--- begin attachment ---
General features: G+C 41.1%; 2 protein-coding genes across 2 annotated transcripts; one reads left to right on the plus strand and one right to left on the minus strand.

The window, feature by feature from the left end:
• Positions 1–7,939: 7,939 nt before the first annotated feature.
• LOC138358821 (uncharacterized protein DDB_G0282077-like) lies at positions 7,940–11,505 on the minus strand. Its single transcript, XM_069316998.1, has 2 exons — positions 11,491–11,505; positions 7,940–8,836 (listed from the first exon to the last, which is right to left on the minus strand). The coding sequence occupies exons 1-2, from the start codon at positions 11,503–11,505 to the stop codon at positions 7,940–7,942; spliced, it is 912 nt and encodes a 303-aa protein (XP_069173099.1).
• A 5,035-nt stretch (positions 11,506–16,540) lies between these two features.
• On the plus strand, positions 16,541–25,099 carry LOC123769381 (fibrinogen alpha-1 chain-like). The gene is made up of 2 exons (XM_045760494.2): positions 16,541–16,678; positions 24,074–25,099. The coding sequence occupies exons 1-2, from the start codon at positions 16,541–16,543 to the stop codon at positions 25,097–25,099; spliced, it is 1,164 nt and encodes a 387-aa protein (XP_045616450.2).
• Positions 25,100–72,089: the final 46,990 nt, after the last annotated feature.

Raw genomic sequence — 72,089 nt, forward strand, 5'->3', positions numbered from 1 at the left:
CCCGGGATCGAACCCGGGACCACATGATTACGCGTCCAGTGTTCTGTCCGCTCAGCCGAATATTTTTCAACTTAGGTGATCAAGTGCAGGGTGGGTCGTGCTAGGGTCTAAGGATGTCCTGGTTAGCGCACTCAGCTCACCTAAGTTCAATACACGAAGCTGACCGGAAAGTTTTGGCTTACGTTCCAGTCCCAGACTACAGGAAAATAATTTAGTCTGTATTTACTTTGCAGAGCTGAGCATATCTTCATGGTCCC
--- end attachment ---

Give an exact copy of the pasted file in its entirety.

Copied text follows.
General features: G+C 41.1%; 2 protein-coding genes across 2 annotated transcripts; one reads left to right on the plus strand and one right to left on the minus strand.

The window, feature by feature from the left end:
• Positions 1–7,939: 7,939 nt before the first annotated feature.
• LOC138358821 (uncharacterized protein DDB_G0282077-like) lies at positions 7,940–11,505 on the minus strand. Its single transcript, XM_069316998.1, has 2 exons — positions 11,491–11,505; positions 7,940–8,836 (listed from the first exon to the last, which is right to left on the minus strand). The coding sequence occupies exons 1-2, from the start codon at positions 11,503–11,505 to the stop codon at positions 7,940–7,942; spliced, it is 912 nt and encodes a 303-aa protein (XP_069173099.1).
• A 5,035-nt stretch (positions 11,506–16,540) lies between these two features.
• On the plus strand, positions 16,541–25,099 carry LOC123769381 (fibrinogen alpha-1 chain-like). The gene is made up of 2 exons (XM_045760494.2): positions 16,541–16,678; positions 24,074–25,099. The coding sequence occupies exons 1-2, from the start codon at positions 16,541–16,543 to the stop codon at positions 25,097–25,099; spliced, it is 1,164 nt and encodes a 387-aa protein (XP_045616450.2).
• Positions 25,100–72,089: the final 46,990 nt, after the last annotated feature.

Raw genomic sequence — 72,089 nt, forward strand, 5'->3', positions numbered from 1 at the left:
CCCGGGATCGAACCCGGGACCACATGATTACGCGTCCAGTGTTCTGTCCGCTCAGCCGAATATTTTTCAACTTAGGTGATCAAGTGCAGGGTGGGTCGTGCTAGGGTCTAAGGATGTCCTGGTTAGCGCACTCAGCTCACCTAAGTTCAATACACGAAGCTGACCGGAAAGTTTTGGCTTACGTTCCAGTCCCAGACTACAGGAAAATAATTTAGTCTGTATTTACTTTGCAGAGCTGAGCATATCTTCATGGTCCC